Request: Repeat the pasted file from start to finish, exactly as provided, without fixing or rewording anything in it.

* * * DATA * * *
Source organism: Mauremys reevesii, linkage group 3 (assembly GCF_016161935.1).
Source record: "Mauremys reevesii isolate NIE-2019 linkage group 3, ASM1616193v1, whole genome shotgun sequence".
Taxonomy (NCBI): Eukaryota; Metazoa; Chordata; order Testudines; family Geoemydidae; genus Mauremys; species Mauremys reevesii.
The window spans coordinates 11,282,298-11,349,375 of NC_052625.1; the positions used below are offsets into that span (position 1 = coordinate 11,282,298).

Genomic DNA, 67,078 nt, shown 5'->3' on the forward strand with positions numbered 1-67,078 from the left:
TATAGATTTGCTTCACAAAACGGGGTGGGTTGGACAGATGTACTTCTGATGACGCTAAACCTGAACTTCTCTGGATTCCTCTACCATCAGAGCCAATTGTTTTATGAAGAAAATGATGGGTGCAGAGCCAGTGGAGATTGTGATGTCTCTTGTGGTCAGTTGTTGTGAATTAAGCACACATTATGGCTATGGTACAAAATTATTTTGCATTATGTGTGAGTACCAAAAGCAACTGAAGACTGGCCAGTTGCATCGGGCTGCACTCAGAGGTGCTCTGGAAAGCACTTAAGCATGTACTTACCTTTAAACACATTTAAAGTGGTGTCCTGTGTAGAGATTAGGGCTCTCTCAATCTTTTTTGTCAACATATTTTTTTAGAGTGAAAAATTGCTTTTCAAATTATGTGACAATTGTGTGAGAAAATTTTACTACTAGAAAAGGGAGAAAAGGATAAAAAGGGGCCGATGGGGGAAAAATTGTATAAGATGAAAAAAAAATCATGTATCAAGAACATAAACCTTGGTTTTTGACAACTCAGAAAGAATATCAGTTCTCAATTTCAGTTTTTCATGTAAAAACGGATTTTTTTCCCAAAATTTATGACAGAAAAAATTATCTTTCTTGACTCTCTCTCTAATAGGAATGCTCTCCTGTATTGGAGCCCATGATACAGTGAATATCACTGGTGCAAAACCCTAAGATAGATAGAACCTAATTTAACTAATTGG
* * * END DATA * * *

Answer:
Source organism: Mauremys reevesii, linkage group 3 (assembly GCF_016161935.1).
Source record: "Mauremys reevesii isolate NIE-2019 linkage group 3, ASM1616193v1, whole genome shotgun sequence".
Taxonomy (NCBI): Eukaryota; Metazoa; Chordata; order Testudines; family Geoemydidae; genus Mauremys; species Mauremys reevesii.
The window spans coordinates 11,282,298-11,349,375 of NC_052625.1; the positions used below are offsets into that span (position 1 = coordinate 11,282,298).

Genomic DNA, 67,078 nt, shown 5'->3' on the forward strand with positions numbered 1-67,078 from the left:
TATAGATTTGCTTCACAAAACGGGGTGGGTTGGACAGATGTACTTCTGATGACGCTAAACCTGAACTTCTCTGGATTCCTCTACCATCAGAGCCAATTGTTTTATGAAGAAAATGATGGGTGCAGAGCCAGTGGAGATTGTGATGTCTCTTGTGGTCAGTTGTTGTGAATTAAGCACACATTATGGCTATGGTACAAAATTATTTTGCATTATGTGTGAGTACCAAAAGCAACTGAAGACTGGCCAGTTGCATCGGGCTGCACTCAGAGGTGCTCTGGAAAGCACTTAAGCATGTACTTACCTTTAAACACATTTAAAGTGGTGTCCTGTGTAGAGATTAGGGCTCTCTCAATCTTTTTTGTCAACATATTTTTTTAGAGTGAAAAATTGCTTTTCAAATTATGTGACAATTGTGTGAGAAAATTTTACTACTAGAAAAGGGAGAAAAGGATAAAAAGGGGCCGATGGGGGAAAAATTGTATAAGATGAAAAAAAAATCATGTATCAAGAACATAAACCTTGGTTTTTGACAACTCAGAAAGAATATCAGTTCTCAATTTCAGTTTTTCATGTAAAAACGGATTTTTTTCCCAAAATTTATGACAGAAAAAATTATCTTTCTTGACTCTCTCTCTAATAGGAATGCTCTCCTGTATTGGAGCCCATGATACAGTGAATATCACTGGTGCAAAACCCTAAGATAGATAGAACCTAATTTAACTAATTGG